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You don’t get a second chance to make a first impression.
And so, each year I find myself searching for orientation inspiration.
Whether it’s your incoming kindergartners, sixth graders, ninth graders or those returning students you already know and love, you’re going to want to welcome them back in a special way. And you are likely to have made a few fabulous summer discoveries that will rock their information and communications worlds.
I searched “library orientation” and “school library orientation” on Pinterest and discovered some very promising and replicable ideas for all levels–posters, scavenger hunts, videos, games–designed to engage and introduce skills and behaviors that will be developed through the school year.
And then I crowd-sourced the exploration using the #tlchat, #tlelem and our Google+ TLChat Community.
Here are a few of my discoveries, thank to the generous sharing of our colleagues.
No real blood or brains were used in Kathy Kaldenberg’s (@scsdmedia) orientation presentation for Solon High School.
Kathy shared her goals for the incoming 9th grade class:
Over my last ten years at Solon High School, I’ve tried a variety of ways to keep our orientation fresh and interesting, including a this/not this video with faculty playing the roles of students and an interactive jeopardy game. But with the popularity of The Walking Dead television series and high interest in our zombie genre fiction, last year I decided to build my message around how the undead should use the media center. It was a fun way to get the message across.
Things are different at the high school, so we like to let 9th graders know what to expect. It is pretty dry stuff and we don’t like to harp on rules. I’ve tried to change it up a bit by having zombies deliver the message. I pair it up with a display of our zombie books and a few posters.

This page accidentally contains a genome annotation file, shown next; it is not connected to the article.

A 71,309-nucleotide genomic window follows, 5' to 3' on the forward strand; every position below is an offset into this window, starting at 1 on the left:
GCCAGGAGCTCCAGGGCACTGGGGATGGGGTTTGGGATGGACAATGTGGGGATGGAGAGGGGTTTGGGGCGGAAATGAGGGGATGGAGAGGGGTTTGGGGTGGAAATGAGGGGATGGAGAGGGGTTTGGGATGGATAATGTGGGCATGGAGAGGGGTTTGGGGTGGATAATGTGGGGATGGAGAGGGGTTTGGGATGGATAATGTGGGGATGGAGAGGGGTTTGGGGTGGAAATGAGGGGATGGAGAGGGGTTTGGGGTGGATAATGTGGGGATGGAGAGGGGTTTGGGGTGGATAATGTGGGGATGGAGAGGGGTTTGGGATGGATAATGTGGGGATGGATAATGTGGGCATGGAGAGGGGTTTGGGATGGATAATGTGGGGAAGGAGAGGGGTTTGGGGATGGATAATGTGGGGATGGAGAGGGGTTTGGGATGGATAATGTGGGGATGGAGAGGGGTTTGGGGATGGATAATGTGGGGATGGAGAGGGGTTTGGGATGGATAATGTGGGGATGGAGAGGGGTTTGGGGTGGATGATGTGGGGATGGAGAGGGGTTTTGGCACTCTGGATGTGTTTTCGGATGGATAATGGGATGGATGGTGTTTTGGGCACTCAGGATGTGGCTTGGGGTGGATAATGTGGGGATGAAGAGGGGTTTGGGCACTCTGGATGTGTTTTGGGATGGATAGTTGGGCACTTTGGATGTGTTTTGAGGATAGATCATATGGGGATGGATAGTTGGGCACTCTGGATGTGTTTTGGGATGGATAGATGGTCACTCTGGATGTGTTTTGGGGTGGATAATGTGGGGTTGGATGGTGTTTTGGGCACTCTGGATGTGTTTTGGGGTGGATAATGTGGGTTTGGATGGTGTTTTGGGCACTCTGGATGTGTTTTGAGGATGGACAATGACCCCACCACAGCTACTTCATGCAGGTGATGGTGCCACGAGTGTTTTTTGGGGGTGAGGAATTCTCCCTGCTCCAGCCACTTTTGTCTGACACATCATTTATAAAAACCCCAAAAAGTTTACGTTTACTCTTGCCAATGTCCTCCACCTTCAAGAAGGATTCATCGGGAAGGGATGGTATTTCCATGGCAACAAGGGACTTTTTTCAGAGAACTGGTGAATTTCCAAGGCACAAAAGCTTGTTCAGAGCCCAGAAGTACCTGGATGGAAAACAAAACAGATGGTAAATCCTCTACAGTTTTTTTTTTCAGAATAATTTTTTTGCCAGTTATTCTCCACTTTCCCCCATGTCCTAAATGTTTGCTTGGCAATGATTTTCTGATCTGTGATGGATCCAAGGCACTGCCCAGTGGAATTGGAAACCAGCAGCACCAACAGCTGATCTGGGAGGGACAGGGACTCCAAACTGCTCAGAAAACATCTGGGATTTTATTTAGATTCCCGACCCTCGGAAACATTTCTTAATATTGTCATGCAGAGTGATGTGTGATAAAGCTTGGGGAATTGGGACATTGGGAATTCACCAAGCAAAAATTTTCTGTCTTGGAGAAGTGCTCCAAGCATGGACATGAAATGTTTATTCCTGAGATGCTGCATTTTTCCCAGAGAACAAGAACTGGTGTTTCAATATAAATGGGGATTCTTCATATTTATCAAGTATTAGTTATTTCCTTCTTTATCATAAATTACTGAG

If only we had a real zombie. Sleepy students don’t count.
Like me, Shannon McClintock Miller is exploring strategies for ensuring that library can be in every kiddo’s pocket. I’ll be rolling out our kid-developed app next month, ensuring that the kids have instant access to the tools we’ll be using regularly, including our new discovery service. (More on that in a future post.)
I want them to have this information and access at their fingertips from the very first day.
Shannon also passed on the simple planning strategy she shares with teachers over the summer. She invites them to fill in their general monthly goals on a Google Doc:
We get more specific with this Google Doc as the year goes on. As we plan, we add technology integration ideas, information literacy integration ideas, and more. We also use it for cross-curricular space to bring our classrooms together even more. This is the third year we have done this and it has been so successful. And it soooo helps me. Also, it keeps every accountable and on the same page. Great to share with administrators and parents.
My 8th grade students from last year produced videos of different important areas of the school–like library, office, cafeteria etc. I am going to make auras out of the videos and, instead of a the normal [physical] tour of the school. We also have a aurasma tour for library. It has been a really cool way to introduce augmented reality to students.
Elissa shared screen shots of the Aurasma app from her phone, including shots of her fiction, nonfiction, and biography tours.
Sue explains a more personal approach to connecting with her students: